A powerful earthquake jolted Southern California on Monday evening, registering slightly stronger than the quake that inflicted massive damage in the Los Angeles area on Oct. 1.
The quake appeared to be centered northwest of the Imperial Valley desert community of Westmorland, where residents said the jolt shook items off shelves. The epicenter was about 100 miles northeast of San Diego.
Residents in cities as far away as Glendale, 150 miles distant, felt the temblor. It was also felt in Riverside and San Bernardino.
A preliminary estimation was that the quake registered 6.2 on the Richter scale, said Caltech spokesman Robert Finn. The Oct. 1 quake that caused heavy damage in the Los Angeles suburb of Whitter was 5.9 on the Richter scale.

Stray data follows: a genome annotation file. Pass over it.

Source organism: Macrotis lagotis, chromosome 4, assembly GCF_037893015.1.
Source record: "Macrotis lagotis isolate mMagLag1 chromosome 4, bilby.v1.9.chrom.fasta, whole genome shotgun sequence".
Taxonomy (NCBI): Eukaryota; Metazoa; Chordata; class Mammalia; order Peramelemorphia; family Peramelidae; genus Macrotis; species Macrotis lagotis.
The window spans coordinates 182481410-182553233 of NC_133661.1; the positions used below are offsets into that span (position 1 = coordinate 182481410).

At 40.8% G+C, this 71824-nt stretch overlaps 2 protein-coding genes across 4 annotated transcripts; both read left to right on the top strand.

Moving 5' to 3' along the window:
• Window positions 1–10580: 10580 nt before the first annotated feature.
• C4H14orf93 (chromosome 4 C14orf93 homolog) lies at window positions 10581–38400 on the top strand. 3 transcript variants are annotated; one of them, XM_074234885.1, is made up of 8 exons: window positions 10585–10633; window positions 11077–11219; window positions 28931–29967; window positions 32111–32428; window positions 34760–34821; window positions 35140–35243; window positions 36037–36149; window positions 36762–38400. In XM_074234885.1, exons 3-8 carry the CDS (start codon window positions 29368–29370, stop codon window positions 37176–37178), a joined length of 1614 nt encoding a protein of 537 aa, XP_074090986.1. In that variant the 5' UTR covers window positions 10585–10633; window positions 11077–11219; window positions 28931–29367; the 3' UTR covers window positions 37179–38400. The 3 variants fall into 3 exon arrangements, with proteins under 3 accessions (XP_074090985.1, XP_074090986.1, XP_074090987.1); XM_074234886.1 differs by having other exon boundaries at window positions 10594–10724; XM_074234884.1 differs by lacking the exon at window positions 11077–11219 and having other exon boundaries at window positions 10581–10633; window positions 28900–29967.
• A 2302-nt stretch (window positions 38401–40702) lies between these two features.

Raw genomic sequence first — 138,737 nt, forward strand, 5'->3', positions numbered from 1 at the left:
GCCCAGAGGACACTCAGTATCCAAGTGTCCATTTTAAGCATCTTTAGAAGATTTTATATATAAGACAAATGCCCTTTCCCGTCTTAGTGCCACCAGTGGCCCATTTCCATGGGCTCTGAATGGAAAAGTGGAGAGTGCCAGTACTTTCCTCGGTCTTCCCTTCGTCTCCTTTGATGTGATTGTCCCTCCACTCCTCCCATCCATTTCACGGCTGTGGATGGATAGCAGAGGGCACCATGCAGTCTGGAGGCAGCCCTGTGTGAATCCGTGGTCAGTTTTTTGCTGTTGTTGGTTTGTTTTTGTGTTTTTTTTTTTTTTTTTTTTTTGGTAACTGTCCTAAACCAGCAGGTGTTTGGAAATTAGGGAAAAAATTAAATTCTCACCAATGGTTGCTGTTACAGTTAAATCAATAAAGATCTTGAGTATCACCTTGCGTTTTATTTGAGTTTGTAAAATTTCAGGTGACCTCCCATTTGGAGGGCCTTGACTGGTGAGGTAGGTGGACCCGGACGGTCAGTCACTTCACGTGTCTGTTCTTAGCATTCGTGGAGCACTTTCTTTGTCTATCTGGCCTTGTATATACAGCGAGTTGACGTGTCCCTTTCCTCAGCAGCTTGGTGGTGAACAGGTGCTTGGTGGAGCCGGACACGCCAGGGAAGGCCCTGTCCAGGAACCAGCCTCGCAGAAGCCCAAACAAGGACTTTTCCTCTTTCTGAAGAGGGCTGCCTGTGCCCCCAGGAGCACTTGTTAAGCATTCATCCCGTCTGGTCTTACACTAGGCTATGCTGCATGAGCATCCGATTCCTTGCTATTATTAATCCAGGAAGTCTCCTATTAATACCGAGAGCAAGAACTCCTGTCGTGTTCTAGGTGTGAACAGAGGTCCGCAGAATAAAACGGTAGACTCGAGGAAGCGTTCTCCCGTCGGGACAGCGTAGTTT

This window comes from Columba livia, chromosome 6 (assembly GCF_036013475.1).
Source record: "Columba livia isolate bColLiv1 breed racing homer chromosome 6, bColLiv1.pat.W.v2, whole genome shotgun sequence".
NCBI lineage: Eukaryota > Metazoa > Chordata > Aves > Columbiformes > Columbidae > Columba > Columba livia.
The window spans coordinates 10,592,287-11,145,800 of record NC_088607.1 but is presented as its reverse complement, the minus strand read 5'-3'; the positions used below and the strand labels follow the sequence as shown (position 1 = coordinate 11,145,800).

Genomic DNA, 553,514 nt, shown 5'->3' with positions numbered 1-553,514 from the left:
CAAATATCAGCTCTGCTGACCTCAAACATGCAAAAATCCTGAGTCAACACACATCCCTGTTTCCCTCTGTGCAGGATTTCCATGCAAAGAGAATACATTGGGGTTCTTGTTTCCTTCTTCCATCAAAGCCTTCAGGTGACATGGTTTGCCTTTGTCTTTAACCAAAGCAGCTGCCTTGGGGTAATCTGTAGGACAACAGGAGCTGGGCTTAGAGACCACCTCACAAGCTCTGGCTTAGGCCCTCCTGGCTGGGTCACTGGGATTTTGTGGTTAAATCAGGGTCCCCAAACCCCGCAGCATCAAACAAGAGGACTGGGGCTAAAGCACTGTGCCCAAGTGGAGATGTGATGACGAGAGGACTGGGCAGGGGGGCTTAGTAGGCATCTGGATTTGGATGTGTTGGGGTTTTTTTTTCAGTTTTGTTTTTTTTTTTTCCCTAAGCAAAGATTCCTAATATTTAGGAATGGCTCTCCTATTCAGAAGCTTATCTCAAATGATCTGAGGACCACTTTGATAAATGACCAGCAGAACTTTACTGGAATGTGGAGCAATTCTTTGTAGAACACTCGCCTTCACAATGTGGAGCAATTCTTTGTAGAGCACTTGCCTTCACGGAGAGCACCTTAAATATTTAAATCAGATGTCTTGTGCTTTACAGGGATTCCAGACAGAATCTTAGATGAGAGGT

The quake was reported by residents across San Diego County as well.
There were no immediate reports of injuries or heavy damage, but telephone lines to an Imperial Valley police station went down.
Seismologists in Pasadena said the temblor hit about 5:53 p.m. and was centered in Imperial County.
Sgt. John Jordan of the El Centro Police Department said the earthquake lasted about 30 seconds, and caused the department's telephone lines to go down.
"Our lines are down," he said at 5:55 p.m. "You're the only one whose got through," he told an Associated Press reporter.
"We've had no reports of damage at this point. We've made a preliminary check of the city and all buildings seem to be standing. Some traffic lights are down. That's the worst so far and if we're lucky that'll be the worst thing."
In San Diego, Sgt. Margaret Schaufelberger said, "We felt it. It shook the building a little bit."